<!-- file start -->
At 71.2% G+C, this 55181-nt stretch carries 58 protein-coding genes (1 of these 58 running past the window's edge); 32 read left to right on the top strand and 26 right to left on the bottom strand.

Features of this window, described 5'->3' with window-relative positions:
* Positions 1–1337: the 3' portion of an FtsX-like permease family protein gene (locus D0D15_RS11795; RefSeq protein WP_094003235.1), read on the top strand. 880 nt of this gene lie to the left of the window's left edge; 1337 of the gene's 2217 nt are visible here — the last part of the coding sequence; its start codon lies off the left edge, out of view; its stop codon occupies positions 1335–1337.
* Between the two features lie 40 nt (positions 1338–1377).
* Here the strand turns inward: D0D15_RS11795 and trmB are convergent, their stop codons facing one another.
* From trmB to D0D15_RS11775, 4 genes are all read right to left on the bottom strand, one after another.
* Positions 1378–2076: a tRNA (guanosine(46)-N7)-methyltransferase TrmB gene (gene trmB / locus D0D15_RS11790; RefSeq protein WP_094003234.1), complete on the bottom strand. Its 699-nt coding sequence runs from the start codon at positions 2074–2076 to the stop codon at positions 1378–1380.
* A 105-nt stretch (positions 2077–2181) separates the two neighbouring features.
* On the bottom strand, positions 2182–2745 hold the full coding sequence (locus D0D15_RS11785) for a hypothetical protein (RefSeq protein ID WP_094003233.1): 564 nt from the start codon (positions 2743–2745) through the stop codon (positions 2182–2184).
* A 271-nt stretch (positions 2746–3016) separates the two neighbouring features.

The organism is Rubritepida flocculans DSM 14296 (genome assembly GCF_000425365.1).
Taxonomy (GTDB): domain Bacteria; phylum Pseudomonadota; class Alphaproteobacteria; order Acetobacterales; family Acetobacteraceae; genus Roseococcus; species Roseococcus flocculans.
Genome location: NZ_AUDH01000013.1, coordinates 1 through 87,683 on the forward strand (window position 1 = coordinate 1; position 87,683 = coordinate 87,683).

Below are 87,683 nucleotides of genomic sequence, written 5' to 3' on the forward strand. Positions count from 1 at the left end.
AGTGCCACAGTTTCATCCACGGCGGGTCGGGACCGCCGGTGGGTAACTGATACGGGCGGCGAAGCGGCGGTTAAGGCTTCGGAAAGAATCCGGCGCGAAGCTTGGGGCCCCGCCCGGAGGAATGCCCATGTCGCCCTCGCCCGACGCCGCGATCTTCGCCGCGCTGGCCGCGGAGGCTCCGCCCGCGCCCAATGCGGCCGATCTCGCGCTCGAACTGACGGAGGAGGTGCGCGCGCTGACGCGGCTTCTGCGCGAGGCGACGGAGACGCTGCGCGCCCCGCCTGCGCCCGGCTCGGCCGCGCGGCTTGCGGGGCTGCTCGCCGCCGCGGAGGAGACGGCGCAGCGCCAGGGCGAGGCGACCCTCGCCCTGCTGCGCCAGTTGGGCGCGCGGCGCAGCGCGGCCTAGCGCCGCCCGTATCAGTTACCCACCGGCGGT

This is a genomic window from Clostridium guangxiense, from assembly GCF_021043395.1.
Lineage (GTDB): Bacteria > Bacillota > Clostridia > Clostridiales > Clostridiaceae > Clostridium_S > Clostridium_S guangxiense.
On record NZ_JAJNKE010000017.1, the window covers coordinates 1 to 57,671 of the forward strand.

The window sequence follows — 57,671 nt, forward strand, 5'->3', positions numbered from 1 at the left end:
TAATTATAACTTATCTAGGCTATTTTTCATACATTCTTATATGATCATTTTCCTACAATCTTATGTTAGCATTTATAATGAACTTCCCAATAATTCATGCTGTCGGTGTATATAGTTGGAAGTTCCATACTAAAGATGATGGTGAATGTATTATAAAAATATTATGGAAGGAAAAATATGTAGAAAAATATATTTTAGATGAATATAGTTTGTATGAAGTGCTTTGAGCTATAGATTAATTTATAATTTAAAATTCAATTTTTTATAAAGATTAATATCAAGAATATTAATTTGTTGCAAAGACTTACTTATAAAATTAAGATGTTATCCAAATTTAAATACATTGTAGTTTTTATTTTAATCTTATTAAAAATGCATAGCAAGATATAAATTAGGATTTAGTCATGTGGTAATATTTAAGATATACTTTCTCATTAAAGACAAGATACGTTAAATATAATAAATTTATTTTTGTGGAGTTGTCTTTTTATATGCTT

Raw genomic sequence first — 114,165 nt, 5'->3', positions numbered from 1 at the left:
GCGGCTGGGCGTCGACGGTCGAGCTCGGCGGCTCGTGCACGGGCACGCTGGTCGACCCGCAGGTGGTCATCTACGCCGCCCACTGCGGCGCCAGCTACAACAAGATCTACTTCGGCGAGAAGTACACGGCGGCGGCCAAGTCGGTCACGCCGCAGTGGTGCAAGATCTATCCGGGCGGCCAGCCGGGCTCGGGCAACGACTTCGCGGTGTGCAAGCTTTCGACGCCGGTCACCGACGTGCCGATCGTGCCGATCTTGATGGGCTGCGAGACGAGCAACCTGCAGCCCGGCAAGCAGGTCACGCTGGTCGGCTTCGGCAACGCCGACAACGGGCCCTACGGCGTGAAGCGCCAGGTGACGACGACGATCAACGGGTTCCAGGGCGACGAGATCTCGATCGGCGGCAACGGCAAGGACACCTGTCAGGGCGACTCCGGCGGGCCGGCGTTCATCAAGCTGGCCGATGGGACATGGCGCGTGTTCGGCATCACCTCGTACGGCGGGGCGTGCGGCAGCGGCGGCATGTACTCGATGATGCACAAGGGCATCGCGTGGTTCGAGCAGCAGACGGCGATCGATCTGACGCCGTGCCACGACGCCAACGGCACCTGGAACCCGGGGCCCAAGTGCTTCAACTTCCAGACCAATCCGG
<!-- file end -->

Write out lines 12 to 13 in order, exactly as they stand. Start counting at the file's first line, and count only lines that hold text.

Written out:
Taxonomy (GTDB): domain Bacteria; phylum Pseudomonadota; class Alphaproteobacteria; order Acetobacterales; family Acetobacteraceae; genus Roseococcus; species Roseococcus flocculans.
Genome location: NZ_AUDH01000013.1, coordinates 1 through 87,683 on the forward strand (window position 1 = coordinate 1; position 87,683 = coordinate 87,683).